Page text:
The sayings gospel Q

The hypothetical gospel Q comprised mostly sayings of Jesus with little narrative. It is presumably the source for many of Jesus' sayings in Matthew and Luke, and accordingly must have preceded these gospels. Its first edition was written c 50-60.<ref name = "5GStages">Funk, Robert W., Roy W. Hoover, and the Jesus Seminar. The five gospels. HarperSanFrancisco. 1993. "Stages in the Development of Early Christian Tradition" p. 128</ref> Mark Goodacre and other scholars have questioned this hypothetical document.

Gospel of Thomas

Like Q, the gospel attributed to Thomas is mostly wisdom without narrating Jesus' life. A few scholars argue that its first edition was written c 50-60, but that the surviving edition was written in the first half of the second century.<ref name = "5GStages"/> This would mean that its first edition was contemporary with the earliest letters of Paul the Apostle. The Oxford Dictionary of the Christian Church says that the original may date from c. 150.<ref name=ODCC:GofT>"Thomas, Gospel of." Cross, F. L., ed. The Oxford Dictionary of the Christian Church. New York: Oxford University Press. 2005</ref> It may represent a tradition independent from the canonical gospels, but that developed over a long time and was influenced by Matthew and Luke.<ref name=ODCC:GofT/> While it can be understood in Gnostic terms, it lacks the characteristic features of Gnostic doctrine.<ref name=ODCC:GofT/> The Jesus Seminar identified two of its unique parables, the parable of the empty jug and the parable of the assassin.<ref name = "5GThomas">Funk, Robert W., Roy W. Hoover, and the Jesus Seminar. The five gospels. HarperSanFrancisco. 1993. "The Gospel of Thomas," p 471-532.</ref> It had been lost but was discovered, in a Coptic version dating from c. 350, at Nag Hammadi in 1945-6, and three papyri, dated to c. 200, which contain fragments of a Greek text similar to but not identical with that in the Coptic language, have also been found.<ref name=ODCC:GofT/>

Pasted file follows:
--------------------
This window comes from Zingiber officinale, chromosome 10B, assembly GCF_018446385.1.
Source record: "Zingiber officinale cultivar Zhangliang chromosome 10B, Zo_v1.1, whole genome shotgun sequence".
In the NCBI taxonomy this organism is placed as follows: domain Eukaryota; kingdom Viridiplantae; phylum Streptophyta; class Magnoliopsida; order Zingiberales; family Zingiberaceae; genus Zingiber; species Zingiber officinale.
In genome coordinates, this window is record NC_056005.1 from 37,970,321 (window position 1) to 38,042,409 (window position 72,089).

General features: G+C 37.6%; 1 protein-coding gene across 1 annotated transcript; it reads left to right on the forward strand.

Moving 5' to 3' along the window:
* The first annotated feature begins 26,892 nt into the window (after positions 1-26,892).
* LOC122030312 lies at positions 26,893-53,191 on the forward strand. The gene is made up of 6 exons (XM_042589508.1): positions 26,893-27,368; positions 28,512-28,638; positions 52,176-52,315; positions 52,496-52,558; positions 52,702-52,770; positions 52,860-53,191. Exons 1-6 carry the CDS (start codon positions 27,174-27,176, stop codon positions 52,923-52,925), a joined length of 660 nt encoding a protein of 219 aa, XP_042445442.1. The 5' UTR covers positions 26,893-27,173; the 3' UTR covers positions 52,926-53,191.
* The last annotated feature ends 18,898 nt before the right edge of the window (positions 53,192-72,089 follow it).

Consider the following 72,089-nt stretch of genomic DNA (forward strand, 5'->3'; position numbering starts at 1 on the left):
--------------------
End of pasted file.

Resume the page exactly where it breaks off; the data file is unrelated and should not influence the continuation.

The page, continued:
Gospel of Peter

The gospel of Peter was likely written in the first half of the second century. It seems to be largely legendary, hostile toward Jews, and including Docetic elements. It had been lost but was rediscovered in the 19th century.

Infancy Gospels

A genre of "Infancy gospels" (Greek: protoevangelion) arose in the 2nd century, such as the Gospel of James, which introduces the concept of the Perpetual Virginity of Mary, and the Infancy Gospel of Thomas (not to be confused with the absolutely different sayings Gospel of Thomas), both of which related many miraculous incidents from the life of Mary and the childhood of Jesus that are not included in the canonical gospels, but which have passed into Christian lore.


Another genre is that of Gospel harmonies, in which the four canonical gospels were selectively recast as a single narrative to present a consistent text. Very few fragments of harmonies have survived. The Diatessaron was such a harmonization, compiled by Tatian around 175. It was popular for at least two centuries in Syria, but eventually it fell into disuse.

Marcion's gospel of Luke

Marcion of Sinope, c. 150, had a version of the Gospel of Luke which differed substantially from that which has now become the standard text. Marcion's version was far less Jewish than the now canonical text, and his critics alleged that he had edited out the portions he didn't like from the canonical version, though Marcion argued that his text was the more genuinely original one. Marcion also rejected all the other gospels, including Matthew, Mark and especially John, which he alleged had been forged by Irenaeus.

Gospel of Judas

The Gospel of Judas is another controversial and ancient text that purports to tell the story of the gospel from the perspective of Judas, the disciple who is usually said to have betrayed Jesus in most versions of the Bible. It paints an unusual picture of the relationship between Jesus and Judas. The text was recovered from a cave in Egypt by a thief and thereafter sold on the black market until it was finally discovered by a collector who, with the help of academics from Yale and Princeton, was able to verify its authenticity. The document itself does not claim to have been authored by Judas (it is, rather, a Gospel about Judas), and dates no earlier than the second century.